Mayor Redd Announces Revised Plans for Pope Francis Visit

New preregistration policy attempts to allay concerns over administration and safety

Mayor Redd at Wednesday's press conference
Mayor Redd at Wednesday’s press conference

CAMDEN – Mayor Dana Redd joined Camden County Freeholder Director Louis Cappelli, City Council President Frank Moran, and PATCO President John Hanson at Camden City Hall Wednesday to announce the city’s plans for Pope Francis’ upcoming visit to Philadelphia. Though the city is publicizing its effort to serve as a home base for visitors online, the mood in the room was tense as many raised questions about efficiency and security during the event.

With all of South Jersey expected to be tied up with overflow traffic from the pope’s appearances in the Fairmount neighborhood of Philadelphia on the 26th and 27th, Camden is betting that it will be an attractive alternative to parking in the city and braving Interstate 95. The event is sure to be a test of Redd’s leadership and of the Camden police department’s. The pope’s visit will see the department overseeing a municipal event of this scale for the first time since it was gutted and replaced with one run by the county in 2012.

“The Camden Waterfront will be open for preregistered parking of privately operated vehicles,” said Redd, adding later that there is in fact a strategy in place if the number of unannounced visitors exceeds projections and security staff have to begin turning visitors away. Neither Redd nor the other speakers on hand elaborated on what that strategy might be.

The preregistration policy follows a scrapped plan to provide bussing to Philadelphia en masse from the city.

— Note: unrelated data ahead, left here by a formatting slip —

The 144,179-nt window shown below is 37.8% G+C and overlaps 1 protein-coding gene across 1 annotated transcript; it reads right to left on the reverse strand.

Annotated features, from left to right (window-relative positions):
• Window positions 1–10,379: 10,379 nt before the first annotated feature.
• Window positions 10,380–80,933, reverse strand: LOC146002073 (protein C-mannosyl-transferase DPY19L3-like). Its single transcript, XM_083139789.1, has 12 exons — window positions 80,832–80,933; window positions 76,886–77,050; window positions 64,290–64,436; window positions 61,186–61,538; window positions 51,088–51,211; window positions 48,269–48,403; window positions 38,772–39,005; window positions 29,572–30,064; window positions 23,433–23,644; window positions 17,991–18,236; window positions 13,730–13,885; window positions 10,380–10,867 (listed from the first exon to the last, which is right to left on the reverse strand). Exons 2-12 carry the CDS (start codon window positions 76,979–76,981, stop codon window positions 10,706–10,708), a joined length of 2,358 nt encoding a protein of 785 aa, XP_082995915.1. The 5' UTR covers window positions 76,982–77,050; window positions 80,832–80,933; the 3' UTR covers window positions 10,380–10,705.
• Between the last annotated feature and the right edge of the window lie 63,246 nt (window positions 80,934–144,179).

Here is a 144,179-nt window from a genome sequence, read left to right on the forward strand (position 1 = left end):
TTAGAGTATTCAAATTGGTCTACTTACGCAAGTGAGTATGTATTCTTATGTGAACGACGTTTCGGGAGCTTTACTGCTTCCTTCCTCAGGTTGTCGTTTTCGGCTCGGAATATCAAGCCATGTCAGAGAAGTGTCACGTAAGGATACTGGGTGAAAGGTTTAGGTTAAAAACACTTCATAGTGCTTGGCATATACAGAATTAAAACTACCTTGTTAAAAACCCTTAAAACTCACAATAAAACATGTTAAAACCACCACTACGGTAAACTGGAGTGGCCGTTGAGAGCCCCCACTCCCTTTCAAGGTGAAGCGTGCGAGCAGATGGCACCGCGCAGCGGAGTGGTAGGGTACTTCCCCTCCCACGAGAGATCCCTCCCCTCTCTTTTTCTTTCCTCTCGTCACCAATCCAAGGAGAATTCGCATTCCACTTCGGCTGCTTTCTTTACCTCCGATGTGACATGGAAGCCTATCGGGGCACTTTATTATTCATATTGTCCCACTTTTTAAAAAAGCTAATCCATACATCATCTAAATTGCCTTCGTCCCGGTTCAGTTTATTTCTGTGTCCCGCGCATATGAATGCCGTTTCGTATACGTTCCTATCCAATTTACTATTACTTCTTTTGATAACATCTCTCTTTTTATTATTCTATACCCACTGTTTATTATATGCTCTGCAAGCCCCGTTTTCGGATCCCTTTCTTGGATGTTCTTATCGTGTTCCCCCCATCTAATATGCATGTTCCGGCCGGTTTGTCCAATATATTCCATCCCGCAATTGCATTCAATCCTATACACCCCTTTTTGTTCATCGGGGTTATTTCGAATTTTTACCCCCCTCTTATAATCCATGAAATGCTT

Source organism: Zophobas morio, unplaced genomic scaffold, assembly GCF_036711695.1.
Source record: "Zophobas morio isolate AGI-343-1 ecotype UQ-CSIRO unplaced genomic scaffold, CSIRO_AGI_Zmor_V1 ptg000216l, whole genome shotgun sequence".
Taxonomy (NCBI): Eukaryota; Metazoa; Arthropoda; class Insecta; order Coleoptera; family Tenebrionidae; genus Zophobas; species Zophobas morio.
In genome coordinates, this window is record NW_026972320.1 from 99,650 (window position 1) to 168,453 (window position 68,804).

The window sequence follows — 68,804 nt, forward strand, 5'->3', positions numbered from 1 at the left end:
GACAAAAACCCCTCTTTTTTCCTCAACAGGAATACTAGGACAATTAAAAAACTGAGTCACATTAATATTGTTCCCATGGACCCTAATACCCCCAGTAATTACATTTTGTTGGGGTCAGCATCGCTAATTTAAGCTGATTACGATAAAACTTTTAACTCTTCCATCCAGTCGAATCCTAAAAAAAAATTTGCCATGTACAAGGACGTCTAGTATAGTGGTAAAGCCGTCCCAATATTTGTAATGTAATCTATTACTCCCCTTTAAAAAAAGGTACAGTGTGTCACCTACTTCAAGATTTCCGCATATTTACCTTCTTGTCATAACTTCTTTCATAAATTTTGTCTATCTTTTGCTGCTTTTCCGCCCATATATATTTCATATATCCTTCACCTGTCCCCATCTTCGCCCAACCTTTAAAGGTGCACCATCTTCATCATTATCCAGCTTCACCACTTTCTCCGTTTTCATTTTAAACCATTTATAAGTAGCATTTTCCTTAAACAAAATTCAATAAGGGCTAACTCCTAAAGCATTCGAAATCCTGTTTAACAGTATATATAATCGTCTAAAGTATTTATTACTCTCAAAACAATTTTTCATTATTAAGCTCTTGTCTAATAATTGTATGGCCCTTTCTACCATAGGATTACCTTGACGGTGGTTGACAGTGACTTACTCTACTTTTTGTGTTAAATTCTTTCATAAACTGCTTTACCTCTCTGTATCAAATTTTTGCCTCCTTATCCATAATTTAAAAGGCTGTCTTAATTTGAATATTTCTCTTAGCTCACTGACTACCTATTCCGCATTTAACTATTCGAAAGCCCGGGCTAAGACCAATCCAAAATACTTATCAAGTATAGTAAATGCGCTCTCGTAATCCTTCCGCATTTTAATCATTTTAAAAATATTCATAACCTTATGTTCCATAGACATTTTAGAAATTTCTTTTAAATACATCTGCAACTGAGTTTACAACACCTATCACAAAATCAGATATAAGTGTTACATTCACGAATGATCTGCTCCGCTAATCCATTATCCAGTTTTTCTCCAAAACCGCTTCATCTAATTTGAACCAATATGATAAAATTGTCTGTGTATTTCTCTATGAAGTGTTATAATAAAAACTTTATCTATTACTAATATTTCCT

The event is expected to draw a crowd of up to two million people the pope’s events on Saturday and Sunday next weekend. Visitors will be able to park along the Camden Waterfront with preregistration passes before heading on to Philadelphia via the PATCO train to 9th and 10th streets, the RiverLink Ferry to Penn’s Landing or a 60-minute guided walk across the Ben Franklin Bridge into Center City.

When asked what safety precautions will be in place for visitors’ walks across the bridge and journeys back into Camden in the evening, Redd said that there would be water and benches along the walking route and a significant police presence.

Camden is anticipating tens of thousands of visitors on the weekend of the papal visit, and will be effecting road closures along the Ben Franklin Bridge, Interstate 676 North at Exit 3, and Route 30 West at Route 130. Closures will begin Friday morning and end Monday morning.

The city’s security precautions during the pope’s visit will include a ban on overnight sleeping in public areas by the waterfront and strict security checkpoints at which city residents will need to present ID to get back into the city via major highways. Visitors will receive their own one-time ID cards to present to security staff.

“The Pope’s visit to Philadelphia will mark one of the largest events the Delaware Valley has seen in generations,” said Freeholder Cappelli in a statement. “Millions of people are estimated to attend the Benjamin Franklin Parkway for the public mass on Sunday and hundreds of thousands will be going to events during the week of the World Meeting of Families.” Mayor Redd Announces Revised Plans for Pope Francis Visit